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Nuclear Decommissioning Trust Funds: Rethinking the Approach

Fortnightly Magazine - November 15 1996

the (utility) owner-operator (unless invested in tax-exempt securities like municipal bonds). The NDT financial position in the long run is thus highly dependent on, among other things, the tax laws, the asset allocation over time, and the market-timing skills of the investment managers.

Second, the potential arises for a shortfall of assets (a gap) should the plant shut down prematurely without termination gap insurance. It does not yet appear that utilities formally integrate their nuclear plant insurance approaches (handled by the "risk management" department) with their plans for decommissioning.

Third, a plant owner may wish to "abandon" the plant for business and/or tax purposes. This option becomes conceivable now with electric industry restructuring and the revaluation of generating assets, that is now under way.

Estimates of the expected cost to decommission using the DECON prompt dismantling alternative currently run to about $300 million in 1996 dollars. Putting the plant in SAFSTOR would entail, alternatively, ongoing surveillance, monitoring, and maintenance expenditures equivalent (in present value) to at least as large a fund.6 If only a fraction of the required sum has been accumulated in the NDT at the time of shutdown, the actions that could be taken by the parties will depend on what terms and conditions are then operative under regulatory or contractual arrangements in force to minimize the adverse consequences to public health and safety.

Changing the Approach

and its Consequences

Modern financial theory, pension fund management, and insurance/actuarial practice suggest that contingent claims analysis and an Asset-Liability (A-L) management approach could lead to superior results from a public policy standpoint. Such an approach entails A-L matching while maintaining an optimal portfolio. What is termed "the gap" (the asset shortfall) is the mathematical analog to the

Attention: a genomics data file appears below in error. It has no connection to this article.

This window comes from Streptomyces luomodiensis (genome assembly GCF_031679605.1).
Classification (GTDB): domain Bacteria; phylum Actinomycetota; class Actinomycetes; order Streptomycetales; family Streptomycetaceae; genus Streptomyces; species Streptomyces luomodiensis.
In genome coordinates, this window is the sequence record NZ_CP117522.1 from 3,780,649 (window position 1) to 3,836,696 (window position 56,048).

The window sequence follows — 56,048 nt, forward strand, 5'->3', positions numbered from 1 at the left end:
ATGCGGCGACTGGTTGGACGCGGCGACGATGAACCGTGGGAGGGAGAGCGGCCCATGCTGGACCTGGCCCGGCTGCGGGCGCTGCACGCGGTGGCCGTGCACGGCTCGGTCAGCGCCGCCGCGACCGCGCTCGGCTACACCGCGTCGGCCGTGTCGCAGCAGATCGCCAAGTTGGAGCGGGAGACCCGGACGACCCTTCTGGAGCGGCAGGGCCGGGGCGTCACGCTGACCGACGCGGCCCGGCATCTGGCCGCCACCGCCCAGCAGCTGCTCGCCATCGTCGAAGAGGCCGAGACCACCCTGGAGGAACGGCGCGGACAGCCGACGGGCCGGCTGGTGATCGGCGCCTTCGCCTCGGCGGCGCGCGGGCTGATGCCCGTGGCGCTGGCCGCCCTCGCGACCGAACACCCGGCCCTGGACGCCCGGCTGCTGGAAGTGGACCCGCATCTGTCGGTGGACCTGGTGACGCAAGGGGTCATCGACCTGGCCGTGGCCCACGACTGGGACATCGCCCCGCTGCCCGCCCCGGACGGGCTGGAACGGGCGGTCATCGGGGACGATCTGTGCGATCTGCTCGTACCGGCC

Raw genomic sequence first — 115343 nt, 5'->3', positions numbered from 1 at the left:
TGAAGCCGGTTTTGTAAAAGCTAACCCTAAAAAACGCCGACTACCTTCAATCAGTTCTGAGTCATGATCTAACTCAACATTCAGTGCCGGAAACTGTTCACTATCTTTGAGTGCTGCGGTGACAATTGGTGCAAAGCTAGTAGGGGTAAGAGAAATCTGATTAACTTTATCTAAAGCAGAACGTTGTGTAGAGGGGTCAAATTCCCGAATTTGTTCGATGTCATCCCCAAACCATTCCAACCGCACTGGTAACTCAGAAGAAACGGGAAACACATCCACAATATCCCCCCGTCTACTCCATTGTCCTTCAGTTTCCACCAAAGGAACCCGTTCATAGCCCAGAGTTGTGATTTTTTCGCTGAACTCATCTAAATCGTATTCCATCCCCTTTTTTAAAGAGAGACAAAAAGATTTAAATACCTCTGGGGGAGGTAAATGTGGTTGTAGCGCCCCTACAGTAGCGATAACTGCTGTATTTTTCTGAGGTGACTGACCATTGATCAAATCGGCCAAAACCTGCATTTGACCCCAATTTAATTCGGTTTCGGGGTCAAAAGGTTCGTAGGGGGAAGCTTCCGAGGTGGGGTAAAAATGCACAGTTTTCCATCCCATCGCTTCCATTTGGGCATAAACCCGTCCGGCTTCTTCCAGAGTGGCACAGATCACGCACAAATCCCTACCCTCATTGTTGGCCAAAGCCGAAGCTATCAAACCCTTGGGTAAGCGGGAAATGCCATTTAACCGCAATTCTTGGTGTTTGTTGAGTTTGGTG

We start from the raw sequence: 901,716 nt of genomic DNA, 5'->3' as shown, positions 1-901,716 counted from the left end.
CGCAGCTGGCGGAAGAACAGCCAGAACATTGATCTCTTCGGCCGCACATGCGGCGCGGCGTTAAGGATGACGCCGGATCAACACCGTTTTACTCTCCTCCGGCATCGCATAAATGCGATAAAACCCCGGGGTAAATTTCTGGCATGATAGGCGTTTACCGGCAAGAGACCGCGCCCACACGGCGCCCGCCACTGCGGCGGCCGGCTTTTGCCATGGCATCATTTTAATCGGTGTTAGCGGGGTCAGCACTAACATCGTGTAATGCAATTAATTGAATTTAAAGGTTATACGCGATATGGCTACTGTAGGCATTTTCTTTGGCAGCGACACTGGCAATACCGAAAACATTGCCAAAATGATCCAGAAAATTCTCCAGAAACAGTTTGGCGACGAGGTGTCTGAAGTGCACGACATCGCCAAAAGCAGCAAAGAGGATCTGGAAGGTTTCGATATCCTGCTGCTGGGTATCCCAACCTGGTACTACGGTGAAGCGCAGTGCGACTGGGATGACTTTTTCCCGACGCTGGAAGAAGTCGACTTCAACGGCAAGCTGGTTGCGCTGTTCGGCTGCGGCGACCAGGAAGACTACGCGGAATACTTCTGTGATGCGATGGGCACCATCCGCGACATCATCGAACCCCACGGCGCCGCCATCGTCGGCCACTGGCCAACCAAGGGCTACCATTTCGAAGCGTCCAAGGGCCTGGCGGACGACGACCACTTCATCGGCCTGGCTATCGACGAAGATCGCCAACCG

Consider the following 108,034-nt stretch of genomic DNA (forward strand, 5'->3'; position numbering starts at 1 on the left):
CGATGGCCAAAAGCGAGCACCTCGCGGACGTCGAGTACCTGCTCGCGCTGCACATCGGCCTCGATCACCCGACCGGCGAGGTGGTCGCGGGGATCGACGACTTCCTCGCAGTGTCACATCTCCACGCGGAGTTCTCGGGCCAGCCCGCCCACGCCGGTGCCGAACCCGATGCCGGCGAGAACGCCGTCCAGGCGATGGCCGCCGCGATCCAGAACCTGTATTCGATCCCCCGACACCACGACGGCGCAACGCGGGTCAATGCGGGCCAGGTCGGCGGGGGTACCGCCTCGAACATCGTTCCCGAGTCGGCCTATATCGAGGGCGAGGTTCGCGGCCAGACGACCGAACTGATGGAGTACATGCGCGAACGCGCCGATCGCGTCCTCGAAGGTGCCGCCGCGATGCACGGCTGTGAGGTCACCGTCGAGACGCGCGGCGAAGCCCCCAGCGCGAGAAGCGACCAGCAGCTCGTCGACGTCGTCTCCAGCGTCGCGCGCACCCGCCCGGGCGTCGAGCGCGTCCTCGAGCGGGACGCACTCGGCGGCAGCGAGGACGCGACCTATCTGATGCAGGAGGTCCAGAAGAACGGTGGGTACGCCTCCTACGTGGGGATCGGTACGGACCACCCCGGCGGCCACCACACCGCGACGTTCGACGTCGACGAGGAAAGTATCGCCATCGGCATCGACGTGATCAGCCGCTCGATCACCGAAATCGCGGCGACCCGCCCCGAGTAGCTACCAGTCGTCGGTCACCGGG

concept of "negative surplus" in the model of a defined-benefit pension plan. If the modeling of the "liabilities" (stream of costs over time) is integrated with that of the "assets" (NDT), the gap can be better monitored and controlled. Techniques for option pricing and portfolio optimization should allow one to design an NDT portfolio that minimizes or eliminates shortfall risk.

The riskier the assets, or the longer the time until decommissioning, the larger the potential swing in the future value of the portfolio. It is this latter result that proves crucial in the context of the NDT. To the extent that funds are required at a date certain, the holding of stocks and bonds rather than a dedicated and immunized portfolio (including, e.g., AAA-rated, zero-coupon, inflation-indexed bonds) could lead to a shortfall on the date(s) certain for disbursement from the NDT.

By analogy to recent work by Zvi Bodie7 and earlier work by Jack Treynor8 that focused on corporate defined-benefit pension funds, one can show that the assurance provided by the nuclear plant owner to cover decommissioning costs involves a put option.9 The analogy to pension funds also calls attention to the concept of termination insurance, as provided by the Pension Benefit Guaranty Corporation (PBGC) under the ERISA legislation.10

Put options fall under the rubric of "derivatives" (em financial instruments that can be used in